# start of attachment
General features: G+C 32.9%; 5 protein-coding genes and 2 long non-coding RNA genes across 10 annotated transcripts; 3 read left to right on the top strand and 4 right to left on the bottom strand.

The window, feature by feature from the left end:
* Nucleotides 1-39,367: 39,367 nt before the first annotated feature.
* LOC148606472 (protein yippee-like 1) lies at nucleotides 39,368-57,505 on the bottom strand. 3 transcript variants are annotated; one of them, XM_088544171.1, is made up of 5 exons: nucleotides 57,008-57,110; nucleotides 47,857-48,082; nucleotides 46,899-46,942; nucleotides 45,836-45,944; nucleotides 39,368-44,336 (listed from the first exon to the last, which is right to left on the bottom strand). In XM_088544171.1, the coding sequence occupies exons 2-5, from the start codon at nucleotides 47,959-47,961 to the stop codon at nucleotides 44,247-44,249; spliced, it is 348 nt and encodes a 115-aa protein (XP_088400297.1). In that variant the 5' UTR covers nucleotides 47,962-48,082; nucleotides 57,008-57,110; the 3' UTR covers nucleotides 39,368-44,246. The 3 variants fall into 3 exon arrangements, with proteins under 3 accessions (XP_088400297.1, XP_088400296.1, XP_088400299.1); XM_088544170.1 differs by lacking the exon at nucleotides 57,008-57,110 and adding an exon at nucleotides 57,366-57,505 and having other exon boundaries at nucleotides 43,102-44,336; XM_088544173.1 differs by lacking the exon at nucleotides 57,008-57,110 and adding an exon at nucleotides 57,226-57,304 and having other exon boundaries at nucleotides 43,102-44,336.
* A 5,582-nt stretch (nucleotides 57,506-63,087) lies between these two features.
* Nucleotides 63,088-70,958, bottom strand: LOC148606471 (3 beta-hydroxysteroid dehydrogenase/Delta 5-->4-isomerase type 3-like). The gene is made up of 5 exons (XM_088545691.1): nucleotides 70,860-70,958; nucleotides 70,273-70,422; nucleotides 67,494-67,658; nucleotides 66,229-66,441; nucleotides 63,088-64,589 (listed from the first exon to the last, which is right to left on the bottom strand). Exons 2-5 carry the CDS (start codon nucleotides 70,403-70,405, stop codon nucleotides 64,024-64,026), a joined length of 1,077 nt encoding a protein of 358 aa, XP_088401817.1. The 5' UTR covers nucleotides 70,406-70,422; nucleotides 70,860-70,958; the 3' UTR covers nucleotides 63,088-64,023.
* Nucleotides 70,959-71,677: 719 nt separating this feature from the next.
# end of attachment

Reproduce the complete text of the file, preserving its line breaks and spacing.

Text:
General features: G+C 32.9%; 5 protein-coding genes and 2 long non-coding RNA genes across 10 annotated transcripts; 3 read left to right on the top strand and 4 right to left on the bottom strand.

The window, feature by feature from the left end:
* Nucleotides 1-39,367: 39,367 nt before the first annotated feature.
* LOC148606472 (protein yippee-like 1) lies at nucleotides 39,368-57,505 on the bottom strand. 3 transcript variants are annotated; one of them, XM_088544171.1, is made up of 5 exons: nucleotides 57,008-57,110; nucleotides 47,857-48,082; nucleotides 46,899-46,942; nucleotides 45,836-45,944; nucleotides 39,368-44,336 (listed from the first exon to the last, which is right to left on the bottom strand). In XM_088544171.1, the coding sequence occupies exons 2-5, from the start codon at nucleotides 47,959-47,961 to the stop codon at nucleotides 44,247-44,249; spliced, it is 348 nt and encodes a 115-aa protein (XP_088400297.1). In that variant the 5' UTR covers nucleotides 47,962-48,082; nucleotides 57,008-57,110; the 3' UTR covers nucleotides 39,368-44,246. The 3 variants fall into 3 exon arrangements, with proteins under 3 accessions (XP_088400297.1, XP_088400296.1, XP_088400299.1); XM_088544170.1 differs by lacking the exon at nucleotides 57,008-57,110 and adding an exon at nucleotides 57,366-57,505 and having other exon boundaries at nucleotides 43,102-44,336; XM_088544173.1 differs by lacking the exon at nucleotides 57,008-57,110 and adding an exon at nucleotides 57,226-57,304 and having other exon boundaries at nucleotides 43,102-44,336.
* A 5,582-nt stretch (nucleotides 57,506-63,087) lies between these two features.
* Nucleotides 63,088-70,958, bottom strand: LOC148606471 (3 beta-hydroxysteroid dehydrogenase/Delta 5-->4-isomerase type 3-like). The gene is made up of 5 exons (XM_088545691.1): nucleotides 70,860-70,958; nucleotides 70,273-70,422; nucleotides 67,494-67,658; nucleotides 66,229-66,441; nucleotides 63,088-64,589 (listed from the first exon to the last, which is right to left on the bottom strand). Exons 2-5 carry the CDS (start codon nucleotides 70,403-70,405, stop codon nucleotides 64,024-64,026), a joined length of 1,077 nt encoding a protein of 358 aa, XP_088401817.1. The 5' UTR covers nucleotides 70,406-70,422; nucleotides 70,860-70,958; the 3' UTR covers nucleotides 63,088-64,023.
* Nucleotides 70,959-71,677: 719 nt separating this feature from the next.